Quantcast

The logistics of NIH funding at your MSTP school

This forum made possible through the generous support of SDN members, donors, and sponsors. Thank you.

devildoc2

Membership Revoked
Removed
15+ Year Member
Joined
Jul 11, 2003
Messages
187
Reaction score
0

Members don't see this ad.
OK, so the NIH MSTP grant covers only 6 years.

Does your school require your thesis lab PI to cover 2 of those years or what?
 

GlcNac

Senioritis
10+ Year Member
15+ Year Member
Joined
Jul 4, 2003
Messages
67
Reaction score
0
Yeah, I think your particular graduate department covers you for every year you do full-time graduate work. Between the MSTP grant and your graduate program, you are covered for the entirety of the MD/PhD.
 

Primate

Senior Member
7+ Year Member
15+ Year Member
Joined
May 13, 2003
Messages
697
Reaction score
4
True, the grad group typically will cover you, though not always.

Your PI will have to cover you if your grad group won't.
 

MacGyver

Membership Revoked
Removed
15+ Year Member
Joined
Aug 9, 2001
Messages
3,757
Reaction score
5
The grad dept usually covers you? I was under the impression that the PI always covers you once you join their lab to do your dissertation research.

Isnt that how it works for regular PHD students?

I can see the grad dept covering you for the first year or two (while you are doing TA work, taking grad classes, and only working in a lab part time). But once you start doing full time research, I thought it was always the PI's responsibility to support you with whatever NIH grants he/she currently has.

Here's a typical breakdown:

Year 1: Med school year 1 coursework: MSTP grant
Year 2: Med school year 2 coursework: MSTP grant
Year 3: Grad school coursework/TA requirement: MSTP grant OR grad dept
Year 4: Completion of grad school reqs, begin dissertation research: MSTP grant OR grad dept
Year 5: Dissertation research: PI funding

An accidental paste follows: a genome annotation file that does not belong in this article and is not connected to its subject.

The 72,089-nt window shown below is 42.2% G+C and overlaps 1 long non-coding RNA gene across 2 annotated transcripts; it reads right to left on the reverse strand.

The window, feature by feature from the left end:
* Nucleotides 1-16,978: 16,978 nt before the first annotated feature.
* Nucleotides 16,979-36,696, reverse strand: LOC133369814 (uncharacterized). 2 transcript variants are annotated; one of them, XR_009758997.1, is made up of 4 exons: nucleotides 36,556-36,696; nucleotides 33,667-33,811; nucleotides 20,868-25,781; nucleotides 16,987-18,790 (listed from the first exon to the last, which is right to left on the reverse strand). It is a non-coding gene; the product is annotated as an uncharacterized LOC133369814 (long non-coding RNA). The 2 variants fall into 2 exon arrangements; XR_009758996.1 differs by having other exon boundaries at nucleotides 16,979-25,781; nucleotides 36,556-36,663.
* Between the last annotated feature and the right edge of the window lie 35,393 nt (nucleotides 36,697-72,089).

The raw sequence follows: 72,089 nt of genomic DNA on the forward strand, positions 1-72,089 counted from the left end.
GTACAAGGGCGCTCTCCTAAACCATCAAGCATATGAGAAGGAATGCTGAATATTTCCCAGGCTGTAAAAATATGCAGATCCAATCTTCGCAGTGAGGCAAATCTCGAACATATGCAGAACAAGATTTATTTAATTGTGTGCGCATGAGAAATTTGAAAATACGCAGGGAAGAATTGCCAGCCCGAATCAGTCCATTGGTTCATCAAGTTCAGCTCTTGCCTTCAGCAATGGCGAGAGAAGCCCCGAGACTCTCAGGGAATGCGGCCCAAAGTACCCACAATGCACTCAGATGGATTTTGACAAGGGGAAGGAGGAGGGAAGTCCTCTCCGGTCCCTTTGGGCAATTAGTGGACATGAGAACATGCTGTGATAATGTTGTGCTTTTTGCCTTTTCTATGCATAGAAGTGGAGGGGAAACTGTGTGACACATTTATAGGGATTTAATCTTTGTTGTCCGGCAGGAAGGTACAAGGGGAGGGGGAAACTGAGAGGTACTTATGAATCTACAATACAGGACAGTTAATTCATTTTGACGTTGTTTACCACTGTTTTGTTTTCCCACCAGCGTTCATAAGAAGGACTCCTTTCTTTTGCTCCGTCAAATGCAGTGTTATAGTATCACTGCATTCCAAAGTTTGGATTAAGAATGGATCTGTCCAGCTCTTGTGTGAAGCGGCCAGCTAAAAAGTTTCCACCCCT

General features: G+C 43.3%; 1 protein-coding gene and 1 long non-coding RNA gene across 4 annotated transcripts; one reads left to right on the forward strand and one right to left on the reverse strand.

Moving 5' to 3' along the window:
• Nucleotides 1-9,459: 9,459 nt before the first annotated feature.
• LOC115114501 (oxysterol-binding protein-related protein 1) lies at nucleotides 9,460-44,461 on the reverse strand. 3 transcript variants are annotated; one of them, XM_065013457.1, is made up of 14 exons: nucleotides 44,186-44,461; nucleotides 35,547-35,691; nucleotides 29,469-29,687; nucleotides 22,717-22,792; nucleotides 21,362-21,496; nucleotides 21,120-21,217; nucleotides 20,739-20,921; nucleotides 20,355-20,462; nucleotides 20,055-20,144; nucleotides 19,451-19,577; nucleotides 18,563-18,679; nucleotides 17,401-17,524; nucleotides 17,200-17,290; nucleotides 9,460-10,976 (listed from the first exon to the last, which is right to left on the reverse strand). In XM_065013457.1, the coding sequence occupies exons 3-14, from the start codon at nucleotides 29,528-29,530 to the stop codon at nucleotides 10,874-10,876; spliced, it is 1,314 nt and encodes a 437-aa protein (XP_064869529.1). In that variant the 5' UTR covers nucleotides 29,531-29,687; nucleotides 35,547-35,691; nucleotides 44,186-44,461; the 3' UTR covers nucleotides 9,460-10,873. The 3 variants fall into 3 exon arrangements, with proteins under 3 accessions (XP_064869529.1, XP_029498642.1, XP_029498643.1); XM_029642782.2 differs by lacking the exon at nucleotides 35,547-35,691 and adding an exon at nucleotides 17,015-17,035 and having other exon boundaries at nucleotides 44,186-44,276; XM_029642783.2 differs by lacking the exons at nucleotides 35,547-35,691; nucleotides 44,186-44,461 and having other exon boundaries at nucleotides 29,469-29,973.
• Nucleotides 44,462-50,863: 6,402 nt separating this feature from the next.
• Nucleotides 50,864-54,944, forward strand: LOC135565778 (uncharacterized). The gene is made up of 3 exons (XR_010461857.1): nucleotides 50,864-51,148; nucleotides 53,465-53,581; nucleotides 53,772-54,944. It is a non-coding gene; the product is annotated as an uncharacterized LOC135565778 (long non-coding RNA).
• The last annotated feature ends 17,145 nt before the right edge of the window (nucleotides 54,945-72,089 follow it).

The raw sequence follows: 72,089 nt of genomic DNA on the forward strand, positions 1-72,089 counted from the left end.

Year 6: Dissertation research: PI funding
Year 7: Med school year 3 clerkships: MSTP grant
Year 8: Med school year 4 clerkships: MSTP grant
 

Mediculous

The Verbal Herman Munster
10+ Year Member
15+ Year Member
Joined
Dec 25, 2003
Messages
230
Reaction score
2
There is a TA requirement? I thought that MD/PhD students were exempt from having to be a TA, so they could rotate through labs and get in the game quicker with their dissertation research. Is it the non-TA format at some schools, at least? I thought TAing counted as financial aid and that if you had enough funding, you wouldn't have to TA. So, do you only become a TA if your funding falls under the grad. dept.?
 

Neuronix

Total nerd
Staff member
Administrator
Volunteer Staff
20+ Year Member
Joined
Mar 14, 2002
Messages
14,469
Reaction score
6,950
Some schools or departments view TAing as an essential part of grad school and do not exempt MD/PhDs from doing it. I think it's a complete waste of time and that you're being used as slave labor, but this depends on the TA job. At Penn, only in Neuroscience are students required to TA, and this MUST be an undergraduate lab. I think of it as free labor for the department, and they can get away with it because Neuroscience is so popular right now.
 

Habari

Senior Member
10+ Year Member
15+ Year Member
Joined
Feb 20, 2003
Messages
483
Reaction score
1
at our school we come with funding/stipend for all years to the PI [another reason why md/phds are snapped up] - the difference is made up by private insitutional funds. in addition, we are also provided with some independent research money just in case one wants to do something really bizarre/out there that the PI won't fund - though that never seems to happen.

the nih/private funds are mixed/matched and handled in the background - only the program deals with it. some people got letters stating that they were being covered in part by things like the 'william randolph hearst scholarship' or 'greenberg scholarship' but that was the only hint of something else going on.
 

MacGyver

Membership Revoked
Removed
15+ Year Member
Joined
Aug 9, 2001
Messages
3,757
Reaction score
5
habari,

are you saying that the PI doesnt even pay for a single year of the MD/PhD student?

damn that is a sweet deal for the PIs.
 
Top